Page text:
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MUSIC REVIEW

Baroque meets Americana

August 21, 2003|Josef Woodard | Special to The Times

Tuesday's light but satisfying concert at the Hollywood Bowl saw the return of faces familiar to local audiences. But the contexts were shuffled, and in more ways than one.

Conductor JoAnn Falletta, fondly remembered for her sure, enlivening hand with the Long Beach Symphony, presided over a pared-down string orchestra from the Los Angeles Philharmonic in the Baroque-meets-contemporary-Americana program, which will be repeated tonight. The other special guest was violinist and composer Mark O'Connor, who passed through town earlier this year with a persona that paid homage to Stephane Grappelli and "hot jazz."

O'Connor seems to instinctively don multiple stylistic hats, and Tuesday night's offering was his fascinating and surprisingly effective "The American Seasons: Season of an American Life," for violin and orchestra.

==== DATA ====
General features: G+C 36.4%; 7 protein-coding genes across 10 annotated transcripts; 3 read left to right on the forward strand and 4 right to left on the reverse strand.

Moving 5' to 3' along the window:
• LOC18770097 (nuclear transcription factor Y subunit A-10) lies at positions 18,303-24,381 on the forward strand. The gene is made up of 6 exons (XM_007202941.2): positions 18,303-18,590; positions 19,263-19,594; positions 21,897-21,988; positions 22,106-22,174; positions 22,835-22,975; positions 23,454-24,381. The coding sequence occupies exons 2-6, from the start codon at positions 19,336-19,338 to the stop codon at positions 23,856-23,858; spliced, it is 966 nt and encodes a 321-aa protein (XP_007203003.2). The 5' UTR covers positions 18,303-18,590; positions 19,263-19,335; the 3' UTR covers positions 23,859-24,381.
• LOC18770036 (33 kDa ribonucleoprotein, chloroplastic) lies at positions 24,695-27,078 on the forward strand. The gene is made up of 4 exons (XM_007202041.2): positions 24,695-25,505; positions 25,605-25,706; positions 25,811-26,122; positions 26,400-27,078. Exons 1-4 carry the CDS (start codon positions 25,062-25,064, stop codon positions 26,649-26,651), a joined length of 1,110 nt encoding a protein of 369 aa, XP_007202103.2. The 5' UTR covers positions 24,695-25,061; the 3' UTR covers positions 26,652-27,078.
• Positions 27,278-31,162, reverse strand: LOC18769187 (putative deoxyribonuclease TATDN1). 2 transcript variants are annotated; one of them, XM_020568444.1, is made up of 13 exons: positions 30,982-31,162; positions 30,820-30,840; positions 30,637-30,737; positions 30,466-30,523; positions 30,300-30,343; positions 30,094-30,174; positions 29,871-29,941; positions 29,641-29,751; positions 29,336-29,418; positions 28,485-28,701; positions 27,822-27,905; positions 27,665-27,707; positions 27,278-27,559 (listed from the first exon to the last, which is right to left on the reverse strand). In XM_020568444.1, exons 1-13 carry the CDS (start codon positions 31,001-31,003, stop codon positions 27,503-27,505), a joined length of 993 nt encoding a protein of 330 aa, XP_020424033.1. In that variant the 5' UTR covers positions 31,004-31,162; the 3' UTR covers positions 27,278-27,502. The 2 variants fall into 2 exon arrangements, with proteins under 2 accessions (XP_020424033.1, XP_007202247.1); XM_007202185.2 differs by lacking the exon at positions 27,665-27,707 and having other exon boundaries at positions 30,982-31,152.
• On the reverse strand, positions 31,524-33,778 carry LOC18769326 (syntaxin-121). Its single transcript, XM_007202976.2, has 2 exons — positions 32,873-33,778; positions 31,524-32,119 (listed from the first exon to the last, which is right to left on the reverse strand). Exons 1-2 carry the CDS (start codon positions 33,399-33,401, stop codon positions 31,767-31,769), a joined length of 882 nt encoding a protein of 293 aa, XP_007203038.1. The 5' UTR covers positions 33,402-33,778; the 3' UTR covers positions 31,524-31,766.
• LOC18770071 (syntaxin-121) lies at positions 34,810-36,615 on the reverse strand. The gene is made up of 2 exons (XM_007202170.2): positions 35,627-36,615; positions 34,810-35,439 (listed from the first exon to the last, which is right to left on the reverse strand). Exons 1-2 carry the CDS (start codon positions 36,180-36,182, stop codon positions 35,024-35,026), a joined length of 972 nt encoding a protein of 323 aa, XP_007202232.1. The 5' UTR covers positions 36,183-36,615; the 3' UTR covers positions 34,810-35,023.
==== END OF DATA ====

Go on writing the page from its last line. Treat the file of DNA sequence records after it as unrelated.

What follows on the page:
Falletta and the band set up this sophisticated and down-home post-Vivaldi invention with a polished performance of Vivaldi's "Four Seasons," O'Connor's inspiration. A rotating cast of violin soloists from the Philharmonic ranks, one per "season," kept it diverse, if a bit continuity-challenged. Still, the players -- Michele Bovyer, Akiko Tarumoto, Jonathan Wei and Stacy Wetzel -- acquitted themselves admirably.

O'Connor has his own instrumental flair, which he amply demonstrated in a smart performance capped by a dazzling improvised cadenza. From the outset of his "Seasons," his musical identity wavers in the neat-fitting solo parts between fiddler and violinist. In the writing, he establishes an unapologetic Copland connection, especially in the more upbeat outer movements, but also works up a nattering riff machinery suggesting his own minimalism tinged by Appalachian music. Such an eclectic mixture amounts to a tall compositional order, and one he seems uniquely gifted to pull off.

This wasn't a perfectly enchanted evening. There were a few loose-knit moments in the ensemble and too much applause between movements. But overall, O'Connor's meeting with Vivaldi, in the Bowl's outdoor splendor, worked a genuine magic, while demonstrating the heartening possibilities of integrating music spanning cultural and historical realms.

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